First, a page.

Jeff Bezos is the world’s richest man. Or at least he was. For an hour or two.
Last week it was nip and tuck between him and Bill Gates for the crown. At one point, there was $1bn separating them. Or as some financial pages had it, just $1bn. Just.
Forget Love Island. Forget Scaramucci and his sound and fury. The thing driving headlines was a race to riches that would make Croesus blush.
And what’s so wrong with that? Both men have been responsible for a change in the way we live that is so influential it’s up there with the invention of the internal combustion engine.
Such is their vast wealth that both men are dealing with their guilt by trying to give money away and do good
Amazon now accounts for 43 per cent of EVERYTHING sold online in the US alone. We’ve all been touched by the Microsoft revolution. Such is their vast wealth that both men are dealing with their guilt by trying to give money away and do good.
Gates’ money is helping eradicate polio. That’s worth applause. And he has some smart thinking around how taxes on automation could mean there is a future for us all.
Bezos, who has previously been a little reluctant to really splash it, said he wanted to help “people in the here and now – short term – at the intersection of urgent need and lasting impact”.
Sounds like he wants to get on The Big Issue Prevention bus. If you do, you’re very welcome Jeff. Give us a shout.
There are, of course, issues with such extreme wealth being funnelled to a few individuals.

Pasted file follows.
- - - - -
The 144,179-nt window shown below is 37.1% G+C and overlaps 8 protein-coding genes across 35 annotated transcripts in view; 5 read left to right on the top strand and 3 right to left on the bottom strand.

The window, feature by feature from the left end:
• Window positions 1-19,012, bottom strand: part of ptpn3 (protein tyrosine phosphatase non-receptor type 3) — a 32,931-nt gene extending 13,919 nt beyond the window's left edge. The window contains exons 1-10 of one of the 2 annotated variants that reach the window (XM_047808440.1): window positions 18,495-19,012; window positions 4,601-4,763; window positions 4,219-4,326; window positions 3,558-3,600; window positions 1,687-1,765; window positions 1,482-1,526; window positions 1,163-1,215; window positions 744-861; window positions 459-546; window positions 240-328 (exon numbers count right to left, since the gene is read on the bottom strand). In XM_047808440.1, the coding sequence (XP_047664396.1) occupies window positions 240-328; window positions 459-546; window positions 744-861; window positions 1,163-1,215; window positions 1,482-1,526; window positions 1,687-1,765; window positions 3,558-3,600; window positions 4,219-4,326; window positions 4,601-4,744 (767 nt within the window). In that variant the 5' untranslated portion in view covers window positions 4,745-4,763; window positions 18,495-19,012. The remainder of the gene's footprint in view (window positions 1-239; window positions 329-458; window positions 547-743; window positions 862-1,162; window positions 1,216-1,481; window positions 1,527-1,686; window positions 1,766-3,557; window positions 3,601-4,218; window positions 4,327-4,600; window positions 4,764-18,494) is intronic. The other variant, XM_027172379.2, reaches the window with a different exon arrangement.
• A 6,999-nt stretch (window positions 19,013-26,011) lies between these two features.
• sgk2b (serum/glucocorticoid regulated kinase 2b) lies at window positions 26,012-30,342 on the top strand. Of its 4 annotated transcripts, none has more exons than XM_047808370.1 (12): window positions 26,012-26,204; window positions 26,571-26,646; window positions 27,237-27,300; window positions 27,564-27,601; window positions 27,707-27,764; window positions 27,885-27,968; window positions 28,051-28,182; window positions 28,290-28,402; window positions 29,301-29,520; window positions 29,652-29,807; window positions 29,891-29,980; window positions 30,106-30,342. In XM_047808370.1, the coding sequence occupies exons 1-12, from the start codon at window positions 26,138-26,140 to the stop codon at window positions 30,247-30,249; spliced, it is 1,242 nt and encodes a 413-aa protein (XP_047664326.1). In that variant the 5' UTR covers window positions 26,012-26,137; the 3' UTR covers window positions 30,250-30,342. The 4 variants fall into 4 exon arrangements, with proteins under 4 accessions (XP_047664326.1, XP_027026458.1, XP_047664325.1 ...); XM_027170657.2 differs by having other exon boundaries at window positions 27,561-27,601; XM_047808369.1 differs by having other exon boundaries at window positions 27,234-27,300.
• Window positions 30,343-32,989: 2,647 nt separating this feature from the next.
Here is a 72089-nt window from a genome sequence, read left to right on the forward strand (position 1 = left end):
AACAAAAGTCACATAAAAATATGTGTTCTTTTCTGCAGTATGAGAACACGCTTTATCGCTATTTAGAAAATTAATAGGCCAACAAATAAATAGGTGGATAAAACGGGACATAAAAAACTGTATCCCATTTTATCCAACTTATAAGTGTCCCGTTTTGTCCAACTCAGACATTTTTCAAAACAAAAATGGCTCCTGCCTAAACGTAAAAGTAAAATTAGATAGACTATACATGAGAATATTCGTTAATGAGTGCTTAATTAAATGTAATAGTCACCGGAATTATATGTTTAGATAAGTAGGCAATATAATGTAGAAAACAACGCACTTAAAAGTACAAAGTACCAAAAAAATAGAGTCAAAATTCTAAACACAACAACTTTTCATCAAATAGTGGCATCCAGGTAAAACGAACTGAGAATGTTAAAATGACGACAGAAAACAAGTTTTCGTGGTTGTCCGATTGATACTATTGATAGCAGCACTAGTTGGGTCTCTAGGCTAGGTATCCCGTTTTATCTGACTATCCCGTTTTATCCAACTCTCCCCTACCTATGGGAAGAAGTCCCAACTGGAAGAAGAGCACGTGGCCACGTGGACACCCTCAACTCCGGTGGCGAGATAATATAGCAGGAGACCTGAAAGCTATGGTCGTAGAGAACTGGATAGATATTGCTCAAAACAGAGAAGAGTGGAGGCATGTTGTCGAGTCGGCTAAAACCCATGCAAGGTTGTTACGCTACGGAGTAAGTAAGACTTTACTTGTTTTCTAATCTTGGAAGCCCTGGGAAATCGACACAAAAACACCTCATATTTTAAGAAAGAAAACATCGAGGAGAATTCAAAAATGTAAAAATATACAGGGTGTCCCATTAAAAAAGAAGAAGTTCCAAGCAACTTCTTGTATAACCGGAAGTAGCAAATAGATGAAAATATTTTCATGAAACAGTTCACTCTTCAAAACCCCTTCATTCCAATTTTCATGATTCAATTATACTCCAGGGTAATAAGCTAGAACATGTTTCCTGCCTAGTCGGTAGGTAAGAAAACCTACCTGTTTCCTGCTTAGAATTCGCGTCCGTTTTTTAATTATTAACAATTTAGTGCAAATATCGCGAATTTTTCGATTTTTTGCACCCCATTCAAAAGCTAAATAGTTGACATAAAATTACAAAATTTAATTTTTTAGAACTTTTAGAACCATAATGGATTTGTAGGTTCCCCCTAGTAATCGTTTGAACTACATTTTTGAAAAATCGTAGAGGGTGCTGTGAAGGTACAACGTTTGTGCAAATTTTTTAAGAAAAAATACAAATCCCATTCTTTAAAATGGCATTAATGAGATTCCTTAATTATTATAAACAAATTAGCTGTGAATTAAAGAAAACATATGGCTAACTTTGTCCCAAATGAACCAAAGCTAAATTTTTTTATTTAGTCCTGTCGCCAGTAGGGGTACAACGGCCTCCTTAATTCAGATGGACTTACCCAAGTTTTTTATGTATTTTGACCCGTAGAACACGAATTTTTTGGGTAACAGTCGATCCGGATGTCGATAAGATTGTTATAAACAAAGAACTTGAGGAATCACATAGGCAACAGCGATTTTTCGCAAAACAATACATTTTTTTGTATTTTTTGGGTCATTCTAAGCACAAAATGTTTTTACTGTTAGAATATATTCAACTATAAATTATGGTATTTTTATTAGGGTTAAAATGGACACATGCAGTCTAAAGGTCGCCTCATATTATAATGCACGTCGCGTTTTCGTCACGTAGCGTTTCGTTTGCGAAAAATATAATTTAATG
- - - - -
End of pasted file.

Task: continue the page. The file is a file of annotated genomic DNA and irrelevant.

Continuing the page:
With their companies, issues arise around monopolies and the lifeblood not flowing to smaller companies. And there are issues around our own consumerist desires that have grown as Amazon has grown. What precipitated what? John Bird has some things to say about this. Of course, The Big Issue Shop offers an alternative. Shopping that does good, while still delivering what you need. It’s a way ahead.
However, the most fundamental change that the technological leaps driven by Bezos and Gates have brought is behavioural. Their smarts have led to labour-saving but also to narrowed horizons.
The Big Issue men and women make a difference and leave an indelible mark
We don’t need to go outside. And the less we need to go outside, the less we see the world in all its beauty and its brutal glory. The less chance we will have of meeting people like Chris McCormack.
Chris (below) was a Big Issue man, one of our vendors. He died very recently. The outpouring of grief has been incredibly moving. A lot of readers have contacted The Big Issue passing on their tributes. Newspapers, including The i, have run special memorial pieces.
Chris touched lives. Like so many of our vendors, he was a treasured part of his community. His death, coming so soon after the death of Bob MacLeod, another Big Issue man, much loved by his customers and friends in Brighton, illustrates two things.
The first, that life for our vendors, for the most vulnerable in society, is hard. Death comes early. It is an unforgiving place. We need to tackle this, and stop people ravaged by poverty ending up on the streets in the first place.
It also shows how The Big Issue men and women make a difference and leave an indelible mark. We should do more to notice them. Not to be so internal but to go out and look around and speak.
“Sometimes you feel invisible,” said Chris last year. “If people acknowledge me and say ‘Yes’ or ‘No’ that’s alright, at least they know I’m here and I’m getting a bit of social interaction with them.”
Spread the word. It doesn’t take much.